I recently read a blog post by Nora Roberts titled ‘How it all works’ where she addressed speculation that she had staff or an army of assistants. It’s not an entirely inappropriate assumption to make given Nora’s disturbing propensity to produce numerous books per year. If she had staff it might make the rest of us feel acceptably human.
So do you want the good news or the bad news? I’ll get the bad news over with upfront. She doesn’t have people. She has a personal publicist, an editor and an agent, and that’s it. In her words, ‘I don’t play well with others.’ She even suggests that apart from a housekeeper who comes once a week to tidy her house, she’d most likely put an end to an assistant in a most brutal and violent manner.
The good news? It made me breathe a sigh of relief. Not the bit about the bloody end to a hypothetical assistant, of course. The refreshing honesty which Nora owned her writing style. She says she doesn’t collaborate, she doesn’t use consultants or researchers. She also doesn’t take suggestions from others. She owned being territorial about her writing. She owned the fact that she doesn’t play well or work well with others.
Your writing style is your own, no one else’s
Now of course it’s easy to own your writing style when you’re a multi-published, multi-award winning author who earns millions of dollars a year.
But I suspect there’s many of us, not just the writers starting out, but the authors like myself who are successfully published, who hesitate to own their writing style.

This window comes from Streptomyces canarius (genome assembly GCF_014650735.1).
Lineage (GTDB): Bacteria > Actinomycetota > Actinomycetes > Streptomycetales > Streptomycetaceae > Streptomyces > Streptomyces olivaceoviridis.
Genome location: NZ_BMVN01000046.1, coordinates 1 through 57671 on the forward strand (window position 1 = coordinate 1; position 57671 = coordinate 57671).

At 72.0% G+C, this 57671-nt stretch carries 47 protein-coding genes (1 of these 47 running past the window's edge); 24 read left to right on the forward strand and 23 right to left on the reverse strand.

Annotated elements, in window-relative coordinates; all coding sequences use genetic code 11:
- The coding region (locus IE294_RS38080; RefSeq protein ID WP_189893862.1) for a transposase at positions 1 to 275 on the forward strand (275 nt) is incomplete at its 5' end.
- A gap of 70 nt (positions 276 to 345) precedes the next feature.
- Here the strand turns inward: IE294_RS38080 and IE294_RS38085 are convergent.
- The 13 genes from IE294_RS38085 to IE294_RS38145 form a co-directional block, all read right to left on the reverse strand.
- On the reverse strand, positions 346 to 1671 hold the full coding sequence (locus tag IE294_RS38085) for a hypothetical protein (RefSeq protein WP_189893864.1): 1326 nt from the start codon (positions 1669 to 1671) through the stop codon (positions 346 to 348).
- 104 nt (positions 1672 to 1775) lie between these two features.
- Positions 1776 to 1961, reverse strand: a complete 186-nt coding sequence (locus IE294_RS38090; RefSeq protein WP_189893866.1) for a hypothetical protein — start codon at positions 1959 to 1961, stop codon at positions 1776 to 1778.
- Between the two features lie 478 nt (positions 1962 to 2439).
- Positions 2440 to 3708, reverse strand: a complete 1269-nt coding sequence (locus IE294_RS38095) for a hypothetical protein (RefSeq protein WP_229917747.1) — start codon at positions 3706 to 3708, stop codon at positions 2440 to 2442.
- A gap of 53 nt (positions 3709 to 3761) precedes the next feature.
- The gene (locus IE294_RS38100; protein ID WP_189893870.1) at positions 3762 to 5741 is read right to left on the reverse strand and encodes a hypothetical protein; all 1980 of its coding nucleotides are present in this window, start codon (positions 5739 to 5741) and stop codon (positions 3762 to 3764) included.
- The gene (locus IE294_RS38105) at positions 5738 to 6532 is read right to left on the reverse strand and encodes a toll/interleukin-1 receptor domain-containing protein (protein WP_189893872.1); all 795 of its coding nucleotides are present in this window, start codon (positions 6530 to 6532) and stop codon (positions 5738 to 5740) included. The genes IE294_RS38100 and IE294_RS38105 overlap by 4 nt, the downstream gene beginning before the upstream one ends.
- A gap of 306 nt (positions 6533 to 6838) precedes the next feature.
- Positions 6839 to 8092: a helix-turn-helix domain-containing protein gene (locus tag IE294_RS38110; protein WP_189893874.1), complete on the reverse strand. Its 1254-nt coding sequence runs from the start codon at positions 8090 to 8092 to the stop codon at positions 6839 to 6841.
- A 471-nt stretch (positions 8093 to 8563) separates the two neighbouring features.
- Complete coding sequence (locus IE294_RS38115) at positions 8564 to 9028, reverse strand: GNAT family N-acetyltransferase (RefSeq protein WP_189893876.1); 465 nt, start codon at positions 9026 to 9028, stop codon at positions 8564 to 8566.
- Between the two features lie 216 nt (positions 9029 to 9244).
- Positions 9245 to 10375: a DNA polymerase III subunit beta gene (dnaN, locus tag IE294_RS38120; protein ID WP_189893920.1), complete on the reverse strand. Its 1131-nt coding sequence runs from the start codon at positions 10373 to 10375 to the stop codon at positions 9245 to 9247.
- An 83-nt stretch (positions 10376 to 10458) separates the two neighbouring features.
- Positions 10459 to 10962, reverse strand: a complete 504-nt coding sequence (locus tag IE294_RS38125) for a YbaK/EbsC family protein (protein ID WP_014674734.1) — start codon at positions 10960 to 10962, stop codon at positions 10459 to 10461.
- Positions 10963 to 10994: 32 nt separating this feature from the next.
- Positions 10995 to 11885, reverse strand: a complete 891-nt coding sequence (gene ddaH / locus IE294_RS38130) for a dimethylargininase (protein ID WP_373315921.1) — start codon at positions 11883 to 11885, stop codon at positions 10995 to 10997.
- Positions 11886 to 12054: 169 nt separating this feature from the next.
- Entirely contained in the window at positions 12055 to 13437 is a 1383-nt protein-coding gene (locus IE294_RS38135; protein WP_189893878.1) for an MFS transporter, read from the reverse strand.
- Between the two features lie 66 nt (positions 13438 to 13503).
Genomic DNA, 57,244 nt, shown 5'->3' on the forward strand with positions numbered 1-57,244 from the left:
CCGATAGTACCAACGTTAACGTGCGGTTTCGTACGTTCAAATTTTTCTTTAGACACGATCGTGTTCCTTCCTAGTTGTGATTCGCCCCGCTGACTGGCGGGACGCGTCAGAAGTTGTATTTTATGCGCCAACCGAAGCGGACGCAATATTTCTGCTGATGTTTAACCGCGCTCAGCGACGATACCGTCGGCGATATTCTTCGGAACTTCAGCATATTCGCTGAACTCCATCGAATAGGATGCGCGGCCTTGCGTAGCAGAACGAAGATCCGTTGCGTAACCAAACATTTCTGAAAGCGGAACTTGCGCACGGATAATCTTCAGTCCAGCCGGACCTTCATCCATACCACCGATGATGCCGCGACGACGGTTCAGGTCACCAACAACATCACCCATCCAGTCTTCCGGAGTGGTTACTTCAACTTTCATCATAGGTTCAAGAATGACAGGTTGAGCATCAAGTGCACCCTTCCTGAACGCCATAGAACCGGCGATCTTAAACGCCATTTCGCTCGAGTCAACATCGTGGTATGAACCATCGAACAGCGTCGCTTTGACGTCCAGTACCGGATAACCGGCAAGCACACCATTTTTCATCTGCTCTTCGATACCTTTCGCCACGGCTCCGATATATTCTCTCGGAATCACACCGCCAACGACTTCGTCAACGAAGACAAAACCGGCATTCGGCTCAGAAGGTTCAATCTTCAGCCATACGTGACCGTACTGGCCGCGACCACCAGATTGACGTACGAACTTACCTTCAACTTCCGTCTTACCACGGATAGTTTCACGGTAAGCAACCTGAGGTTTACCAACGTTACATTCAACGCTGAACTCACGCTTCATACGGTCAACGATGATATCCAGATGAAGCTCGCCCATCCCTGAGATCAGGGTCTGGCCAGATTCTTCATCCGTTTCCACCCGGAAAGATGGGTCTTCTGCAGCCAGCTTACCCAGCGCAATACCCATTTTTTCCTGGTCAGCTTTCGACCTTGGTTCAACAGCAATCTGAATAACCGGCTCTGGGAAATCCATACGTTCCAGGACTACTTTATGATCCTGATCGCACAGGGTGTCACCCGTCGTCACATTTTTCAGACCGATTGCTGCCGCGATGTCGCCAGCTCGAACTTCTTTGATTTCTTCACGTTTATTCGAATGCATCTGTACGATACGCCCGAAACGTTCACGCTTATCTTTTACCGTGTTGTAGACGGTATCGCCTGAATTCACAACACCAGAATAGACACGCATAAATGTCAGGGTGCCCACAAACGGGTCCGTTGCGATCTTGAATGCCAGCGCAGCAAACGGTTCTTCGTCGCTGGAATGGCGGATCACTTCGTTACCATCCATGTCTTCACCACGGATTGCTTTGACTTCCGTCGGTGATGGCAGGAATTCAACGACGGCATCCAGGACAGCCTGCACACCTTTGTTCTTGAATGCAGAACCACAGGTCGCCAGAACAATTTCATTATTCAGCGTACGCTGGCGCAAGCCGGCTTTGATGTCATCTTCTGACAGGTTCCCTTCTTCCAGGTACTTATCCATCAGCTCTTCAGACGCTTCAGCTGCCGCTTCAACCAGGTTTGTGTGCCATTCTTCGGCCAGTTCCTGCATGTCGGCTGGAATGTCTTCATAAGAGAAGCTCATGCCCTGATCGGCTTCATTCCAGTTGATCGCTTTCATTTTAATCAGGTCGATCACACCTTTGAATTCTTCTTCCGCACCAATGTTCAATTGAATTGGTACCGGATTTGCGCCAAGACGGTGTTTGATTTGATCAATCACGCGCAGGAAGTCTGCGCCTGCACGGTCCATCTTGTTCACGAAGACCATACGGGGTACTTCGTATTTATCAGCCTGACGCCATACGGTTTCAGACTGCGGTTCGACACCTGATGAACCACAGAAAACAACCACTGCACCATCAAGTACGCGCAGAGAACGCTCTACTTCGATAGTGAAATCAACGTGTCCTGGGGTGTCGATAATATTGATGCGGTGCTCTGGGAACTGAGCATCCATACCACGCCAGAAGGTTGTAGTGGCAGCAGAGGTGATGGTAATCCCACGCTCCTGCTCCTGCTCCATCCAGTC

However something happened to me when I read that blog post. Let me explain:
There is no author job description
Here’s what I thought I should be doing:
- attending a writers group and sharing my work, or
- having critique partners who I routinely show my WIP to
- having a detailed plot summary completed before I begin writing
- writing for a fixed number of hours a day/week/month
- the obligatory author platform e.g. website/blog, social media
Here’s how it really is:
- I write around the rest of my life juggling my writing with my marketing career and family
- Some days I’ll barely manage my word count, other days I’ll write for hours and produce thousands of words well beyond my word count
- I work alone and I enjoy it
- Plot summaries are boring and bullet points will do. Apart from key sections, such as the beginning, major points of tension, black moment and ending, I’ll often plot as I go
- My beta readers are the first people to read my work and I give them a very tightly edited ‘first’ draft (this first draft has had at least two or more rounds of edits to it)
- the thought of attending a writers group on a regular basis makes my skin crawl
- I genuinely enjoy connecting with other writers and readers on social media
Writing is a journey and so is your style
It’s worth noting that your style can change over time. When I first started writing, I plotted exhaustively whereas now I trust myself to just sit and write.
Reading Nora Robert’s blog post instilled in me a degree of freedom I hadn’t expected. It freed me from the constraints of an imagined author job description and reminded me that what’s right for me, doesn’t need to be right for anyone else.
How about you? Do you own your writing style?